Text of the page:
So, you’re taking the leap, brave ones. Despite what your friends may be doing, despite the cultural norms, despite what the media is trying to sell you. You are choosing to take responsibility for your child’s learning. Adopting them out 5 days a week to the schooling system would, in many ways, be so much easier. And hey, who knows? One day your child might ask to go in that direction. And that will be their choice. But right now, you are stepping up.

Scared? Yeah. All the great change-makers were. But, being a parent, you’ve probably heard someone say by now, that bravery isn’t the absence of fear, but feeling your fear and moving forward anyway. It’s often at this point that, to assuage our fear and prove to everyone, ourselves included, that we are capable of this seemingly mammoth task, that we dive into setting up some control structures. OK, what do my kids need to learn and when do they need to learn it by? Schedules, spreadsheets, curriculum, stationery, a study space, enrol for extracurricular activities. Can you already feel the anxiety building? I can, just writing this. And you’re planning to keep all this up for how long? But it’s OK, because you’re doing this for your family, and for them, you have to make sacrifices, right?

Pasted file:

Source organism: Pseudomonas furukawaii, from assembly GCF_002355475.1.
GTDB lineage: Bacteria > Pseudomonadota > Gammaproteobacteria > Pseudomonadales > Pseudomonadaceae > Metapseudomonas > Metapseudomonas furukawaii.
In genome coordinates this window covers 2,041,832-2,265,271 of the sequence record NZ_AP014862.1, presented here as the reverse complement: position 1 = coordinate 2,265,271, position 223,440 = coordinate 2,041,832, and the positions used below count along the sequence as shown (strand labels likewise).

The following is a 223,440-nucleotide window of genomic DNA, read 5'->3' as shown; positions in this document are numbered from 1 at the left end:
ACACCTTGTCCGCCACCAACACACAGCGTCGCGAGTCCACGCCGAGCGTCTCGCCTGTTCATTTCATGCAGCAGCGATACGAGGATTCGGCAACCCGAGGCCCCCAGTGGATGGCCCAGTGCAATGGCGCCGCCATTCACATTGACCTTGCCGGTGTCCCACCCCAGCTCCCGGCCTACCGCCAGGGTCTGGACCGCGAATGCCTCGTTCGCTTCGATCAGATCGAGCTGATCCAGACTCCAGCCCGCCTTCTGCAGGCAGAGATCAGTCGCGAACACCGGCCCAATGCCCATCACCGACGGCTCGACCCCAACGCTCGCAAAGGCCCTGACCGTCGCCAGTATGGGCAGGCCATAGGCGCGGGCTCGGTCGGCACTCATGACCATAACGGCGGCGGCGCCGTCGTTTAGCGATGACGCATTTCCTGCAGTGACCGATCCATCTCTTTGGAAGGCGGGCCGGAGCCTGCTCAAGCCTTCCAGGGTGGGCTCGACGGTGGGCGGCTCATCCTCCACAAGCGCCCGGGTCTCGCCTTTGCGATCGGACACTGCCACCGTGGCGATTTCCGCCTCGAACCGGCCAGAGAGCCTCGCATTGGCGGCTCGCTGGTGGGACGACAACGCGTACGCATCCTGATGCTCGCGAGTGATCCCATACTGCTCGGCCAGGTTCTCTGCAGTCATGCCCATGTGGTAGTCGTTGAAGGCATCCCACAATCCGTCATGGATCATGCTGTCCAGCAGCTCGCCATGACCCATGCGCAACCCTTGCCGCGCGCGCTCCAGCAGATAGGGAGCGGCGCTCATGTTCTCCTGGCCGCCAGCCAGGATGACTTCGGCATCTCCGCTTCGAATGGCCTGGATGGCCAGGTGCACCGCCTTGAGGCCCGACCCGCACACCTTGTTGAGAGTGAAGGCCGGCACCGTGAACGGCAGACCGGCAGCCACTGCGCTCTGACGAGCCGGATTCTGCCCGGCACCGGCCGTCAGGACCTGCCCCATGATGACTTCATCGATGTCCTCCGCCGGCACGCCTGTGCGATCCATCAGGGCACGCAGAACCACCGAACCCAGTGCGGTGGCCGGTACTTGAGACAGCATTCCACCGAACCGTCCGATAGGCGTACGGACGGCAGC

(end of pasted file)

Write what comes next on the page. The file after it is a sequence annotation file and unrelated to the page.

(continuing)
What about you, though? You’re the one holding this grand plan together. What if you keep giving and giving and then, one day, you have nothing left? Don’t you deserve a life too? Dreams? Friends? Time for self-nurture?

These are the secret questions that often lie buried for the homelearning mama. You can already hear the neigh-sayers responding with, “Yeah, well, it was your crazy choice so suck it up lady.” Right? So you just tuck it away. Push it down. Choosing to be different and vulnerable at the same time can seem like too much pain to handle. Just thinking about it makes me cry. Why does choosing to do things differently from others have to hurt so much? You can get really good at bravado, putting on a confident front and “schooling” yourself with quick responses to those questioning you.

Being different. And being vulnerable.

So I ask again, what about you? Being that single person in a role that was once shared by a village. Back when the world was smaller, more kind and more connected. How do you have your needs met?

The answer: BE VULNERABLE.

YOU DO NOT HAVE TO DO IT ALL ON YOUR OWN, despite the story you may have told yourself.